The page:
A fistula occurs when an inflamed portion of the intestine (diverticulitis) touches a neighboring organ and actually forms a connection to that area. Most commonly, the connection can occur with the bladder, and when that happens, the kidneys can get infected. Other less common areas of fistula formation include connections to the vagina and the skin.
- Age over 40
- Consuming a diet high in red meat
- Taking NSAIDS or steroids on a regular basis
- Eating a diet high in saturated fats
- Low water intake
- Family history
- Personal history of polycystic kidney disease
It is essential to make sure the diagnosis is correct before embarking on a treatment plan. Many conditions can cause abdominal pain. Acute appendicitis, fibroids, other intestinal infections, and cancers of the abdomen (colon and ovarian) are good examples of conditions that need to be ruled out.
If a patient has a well-documented history of diverticulosis, the diagnosis of diverticulitis may be more straightforward.
Imaging studies can be quite helpful. The imaging study of choice is a CT scan. If the patient is pregnant, a CT scan is not appropriate due to the radiation exposure, so an MRI is an acceptable alternative.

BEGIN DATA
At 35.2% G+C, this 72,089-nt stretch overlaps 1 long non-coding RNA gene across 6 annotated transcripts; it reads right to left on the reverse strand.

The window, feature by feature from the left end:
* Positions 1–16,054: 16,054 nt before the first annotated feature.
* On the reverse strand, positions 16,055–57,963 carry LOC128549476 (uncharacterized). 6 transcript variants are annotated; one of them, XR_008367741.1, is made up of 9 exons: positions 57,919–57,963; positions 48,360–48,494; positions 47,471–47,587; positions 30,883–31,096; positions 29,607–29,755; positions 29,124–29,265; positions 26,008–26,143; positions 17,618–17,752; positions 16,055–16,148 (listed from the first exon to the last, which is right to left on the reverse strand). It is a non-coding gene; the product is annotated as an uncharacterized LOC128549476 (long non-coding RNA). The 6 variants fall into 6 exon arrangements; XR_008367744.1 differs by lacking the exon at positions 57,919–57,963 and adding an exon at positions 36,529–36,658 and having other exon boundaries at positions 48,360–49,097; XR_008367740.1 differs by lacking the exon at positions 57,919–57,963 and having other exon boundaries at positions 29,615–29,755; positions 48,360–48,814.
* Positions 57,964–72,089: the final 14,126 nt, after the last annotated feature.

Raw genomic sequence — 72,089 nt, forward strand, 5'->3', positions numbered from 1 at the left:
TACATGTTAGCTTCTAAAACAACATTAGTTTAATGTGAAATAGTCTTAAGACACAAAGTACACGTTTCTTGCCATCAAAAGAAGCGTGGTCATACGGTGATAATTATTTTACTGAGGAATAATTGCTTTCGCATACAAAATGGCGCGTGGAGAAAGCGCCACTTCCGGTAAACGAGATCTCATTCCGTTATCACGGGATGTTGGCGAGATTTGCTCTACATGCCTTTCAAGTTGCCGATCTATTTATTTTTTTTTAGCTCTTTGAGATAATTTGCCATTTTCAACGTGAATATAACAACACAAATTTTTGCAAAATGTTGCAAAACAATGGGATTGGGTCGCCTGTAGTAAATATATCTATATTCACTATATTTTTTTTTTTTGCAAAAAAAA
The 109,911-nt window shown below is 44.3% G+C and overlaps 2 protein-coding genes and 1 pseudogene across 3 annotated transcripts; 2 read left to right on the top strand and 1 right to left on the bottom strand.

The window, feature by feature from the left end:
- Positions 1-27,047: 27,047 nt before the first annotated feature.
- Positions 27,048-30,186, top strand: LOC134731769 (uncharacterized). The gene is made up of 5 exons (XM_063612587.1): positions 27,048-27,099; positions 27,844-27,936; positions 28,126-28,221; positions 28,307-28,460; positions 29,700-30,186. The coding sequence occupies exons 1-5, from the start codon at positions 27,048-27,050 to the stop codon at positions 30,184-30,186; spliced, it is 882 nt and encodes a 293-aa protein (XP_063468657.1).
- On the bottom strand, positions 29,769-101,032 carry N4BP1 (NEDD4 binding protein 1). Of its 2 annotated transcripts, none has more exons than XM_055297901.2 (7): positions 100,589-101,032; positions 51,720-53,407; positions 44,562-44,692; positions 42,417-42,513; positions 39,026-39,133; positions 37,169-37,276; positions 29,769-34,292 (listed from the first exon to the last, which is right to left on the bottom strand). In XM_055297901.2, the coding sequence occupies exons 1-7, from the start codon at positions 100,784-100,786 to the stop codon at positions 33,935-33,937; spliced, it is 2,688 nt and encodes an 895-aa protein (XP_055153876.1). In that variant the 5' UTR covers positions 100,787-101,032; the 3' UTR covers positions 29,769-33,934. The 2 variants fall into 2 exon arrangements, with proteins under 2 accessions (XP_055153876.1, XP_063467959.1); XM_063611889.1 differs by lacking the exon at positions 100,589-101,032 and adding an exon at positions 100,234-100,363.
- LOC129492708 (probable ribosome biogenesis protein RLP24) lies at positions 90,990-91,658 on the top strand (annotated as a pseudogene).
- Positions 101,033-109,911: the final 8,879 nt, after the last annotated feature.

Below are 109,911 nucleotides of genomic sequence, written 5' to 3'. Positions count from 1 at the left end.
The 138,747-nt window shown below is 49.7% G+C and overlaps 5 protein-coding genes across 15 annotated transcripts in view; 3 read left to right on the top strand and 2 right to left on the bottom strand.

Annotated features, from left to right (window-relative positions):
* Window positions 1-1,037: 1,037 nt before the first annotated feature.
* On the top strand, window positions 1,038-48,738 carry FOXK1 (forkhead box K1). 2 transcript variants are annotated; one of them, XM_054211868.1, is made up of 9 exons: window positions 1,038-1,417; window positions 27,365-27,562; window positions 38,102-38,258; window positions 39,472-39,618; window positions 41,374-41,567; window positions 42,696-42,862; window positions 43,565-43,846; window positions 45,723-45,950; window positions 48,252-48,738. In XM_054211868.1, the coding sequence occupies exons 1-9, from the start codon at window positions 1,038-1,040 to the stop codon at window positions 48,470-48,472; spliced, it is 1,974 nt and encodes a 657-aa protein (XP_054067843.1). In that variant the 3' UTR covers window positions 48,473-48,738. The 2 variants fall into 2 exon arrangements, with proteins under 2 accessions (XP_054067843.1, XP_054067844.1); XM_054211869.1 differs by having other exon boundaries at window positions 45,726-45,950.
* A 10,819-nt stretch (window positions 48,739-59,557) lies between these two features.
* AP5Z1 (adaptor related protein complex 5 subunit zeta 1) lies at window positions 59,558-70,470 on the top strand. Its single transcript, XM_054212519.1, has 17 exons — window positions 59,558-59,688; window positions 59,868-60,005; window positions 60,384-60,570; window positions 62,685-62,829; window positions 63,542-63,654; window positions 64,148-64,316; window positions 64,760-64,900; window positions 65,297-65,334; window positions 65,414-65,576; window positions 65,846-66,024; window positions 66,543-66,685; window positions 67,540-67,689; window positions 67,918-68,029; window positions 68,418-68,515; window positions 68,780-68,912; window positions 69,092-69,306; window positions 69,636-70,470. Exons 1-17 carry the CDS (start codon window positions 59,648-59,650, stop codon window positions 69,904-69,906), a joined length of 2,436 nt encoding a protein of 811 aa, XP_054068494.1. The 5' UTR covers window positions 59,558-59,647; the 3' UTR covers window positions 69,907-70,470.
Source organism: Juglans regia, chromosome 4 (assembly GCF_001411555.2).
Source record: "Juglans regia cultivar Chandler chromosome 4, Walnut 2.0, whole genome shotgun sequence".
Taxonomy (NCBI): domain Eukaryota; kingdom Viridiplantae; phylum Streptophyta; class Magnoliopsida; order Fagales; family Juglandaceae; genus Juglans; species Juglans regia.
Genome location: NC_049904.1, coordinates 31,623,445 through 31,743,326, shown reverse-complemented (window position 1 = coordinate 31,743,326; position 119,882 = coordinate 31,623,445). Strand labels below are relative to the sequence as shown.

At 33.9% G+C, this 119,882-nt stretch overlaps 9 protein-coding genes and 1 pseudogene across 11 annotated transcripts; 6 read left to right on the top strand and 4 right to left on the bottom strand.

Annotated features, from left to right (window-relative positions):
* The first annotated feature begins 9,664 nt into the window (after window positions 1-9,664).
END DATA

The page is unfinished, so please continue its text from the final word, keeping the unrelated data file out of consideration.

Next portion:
Colonoscopy can also aid in the diagnosis of diverticulosis, but in an acute flare of diverticulitis, colonoscopy should not be used because the inflamed tissue can easily damage the scope as it travels along the intestines. Colonoscopy should be done six weeks or longer after the flare of diverticulitis has subsided. Rarely, exploratory surgery may be needed to make the correct diagnosis of diverticulitis.
The treatment of diverticulitis will depend on the severity of the flare-up.
For mild flare-ups, the treatment may be as simple as staying at home for a while with bed rest, antibiotics by mouth to address any infection, a liquid diet while inflammation and healing occur, and a mild over-the-counter pain reliever, if needed.
If the flare-up of diverticulitis is severe, the affected person may have to be hospitalized. At that time, IV antibiotics may be administered with stronger, prescription pain control medications. If there is an infected pocket, such as an abscess, it may have to be surgically drained.